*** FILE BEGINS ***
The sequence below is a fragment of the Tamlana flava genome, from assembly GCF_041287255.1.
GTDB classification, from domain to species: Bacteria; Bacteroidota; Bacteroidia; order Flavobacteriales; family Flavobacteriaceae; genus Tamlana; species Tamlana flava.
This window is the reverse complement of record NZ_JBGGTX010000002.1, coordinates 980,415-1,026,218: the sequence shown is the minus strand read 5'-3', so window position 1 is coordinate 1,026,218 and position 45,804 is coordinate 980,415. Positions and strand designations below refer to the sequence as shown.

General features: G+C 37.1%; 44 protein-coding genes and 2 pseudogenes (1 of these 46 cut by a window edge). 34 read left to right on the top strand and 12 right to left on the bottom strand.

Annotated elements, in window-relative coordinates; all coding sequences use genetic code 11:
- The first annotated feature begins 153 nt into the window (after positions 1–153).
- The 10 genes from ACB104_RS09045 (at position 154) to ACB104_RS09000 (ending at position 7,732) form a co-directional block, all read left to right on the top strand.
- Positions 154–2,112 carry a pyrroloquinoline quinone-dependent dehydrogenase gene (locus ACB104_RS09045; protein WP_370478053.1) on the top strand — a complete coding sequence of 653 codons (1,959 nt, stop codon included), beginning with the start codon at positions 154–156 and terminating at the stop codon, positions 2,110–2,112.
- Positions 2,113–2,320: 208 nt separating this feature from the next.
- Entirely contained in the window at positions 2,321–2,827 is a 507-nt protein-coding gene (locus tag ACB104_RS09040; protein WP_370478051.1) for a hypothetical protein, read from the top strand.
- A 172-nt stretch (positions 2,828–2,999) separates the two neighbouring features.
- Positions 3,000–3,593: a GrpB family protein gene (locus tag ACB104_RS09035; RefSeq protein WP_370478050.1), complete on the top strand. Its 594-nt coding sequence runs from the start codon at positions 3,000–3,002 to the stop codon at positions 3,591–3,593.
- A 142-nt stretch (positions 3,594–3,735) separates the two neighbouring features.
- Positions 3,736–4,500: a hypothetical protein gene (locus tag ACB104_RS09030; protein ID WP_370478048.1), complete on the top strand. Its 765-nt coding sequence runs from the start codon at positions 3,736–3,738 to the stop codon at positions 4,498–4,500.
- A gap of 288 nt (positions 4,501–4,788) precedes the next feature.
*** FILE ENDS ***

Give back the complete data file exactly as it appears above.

The sequence below is a fragment of the Tamlana flava genome, from assembly GCF_041287255.1.
GTDB classification, from domain to species: Bacteria; Bacteroidota; Bacteroidia; order Flavobacteriales; family Flavobacteriaceae; genus Tamlana; species Tamlana flava.
This window is the reverse complement of record NZ_JBGGTX010000002.1, coordinates 980,415-1,026,218: the sequence shown is the minus strand read 5'-3', so window position 1 is coordinate 1,026,218 and position 45,804 is coordinate 980,415. Positions and strand designations below refer to the sequence as shown.

General features: G+C 37.1%; 44 protein-coding genes and 2 pseudogenes (1 of these 46 cut by a window edge). 34 read left to right on the top strand and 12 right to left on the bottom strand.

Annotated elements, in window-relative coordinates; all coding sequences use genetic code 11:
- The first annotated feature begins 153 nt into the window (after positions 1–153).
- The 10 genes from ACB104_RS09045 (at position 154) to ACB104_RS09000 (ending at position 7,732) form a co-directional block, all read left to right on the top strand.
- Positions 154–2,112 carry a pyrroloquinoline quinone-dependent dehydrogenase gene (locus ACB104_RS09045; protein WP_370478053.1) on the top strand — a complete coding sequence of 653 codons (1,959 nt, stop codon included), beginning with the start codon at positions 154–156 and terminating at the stop codon, positions 2,110–2,112.
- Positions 2,113–2,320: 208 nt separating this feature from the next.
- Entirely contained in the window at positions 2,321–2,827 is a 507-nt protein-coding gene (locus tag ACB104_RS09040; protein WP_370478051.1) for a hypothetical protein, read from the top strand.
- A 172-nt stretch (positions 2,828–2,999) separates the two neighbouring features.
- Positions 3,000–3,593: a GrpB family protein gene (locus tag ACB104_RS09035; RefSeq protein WP_370478050.1), complete on the top strand. Its 594-nt coding sequence runs from the start codon at positions 3,000–3,002 to the stop codon at positions 3,591–3,593.
- A 142-nt stretch (positions 3,594–3,735) separates the two neighbouring features.
- Positions 3,736–4,500: a hypothetical protein gene (locus tag ACB104_RS09030; protein ID WP_370478048.1), complete on the top strand. Its 765-nt coding sequence runs from the start codon at positions 3,736–3,738 to the stop codon at positions 4,498–4,500.
- A gap of 288 nt (positions 4,501–4,788) precedes the next feature.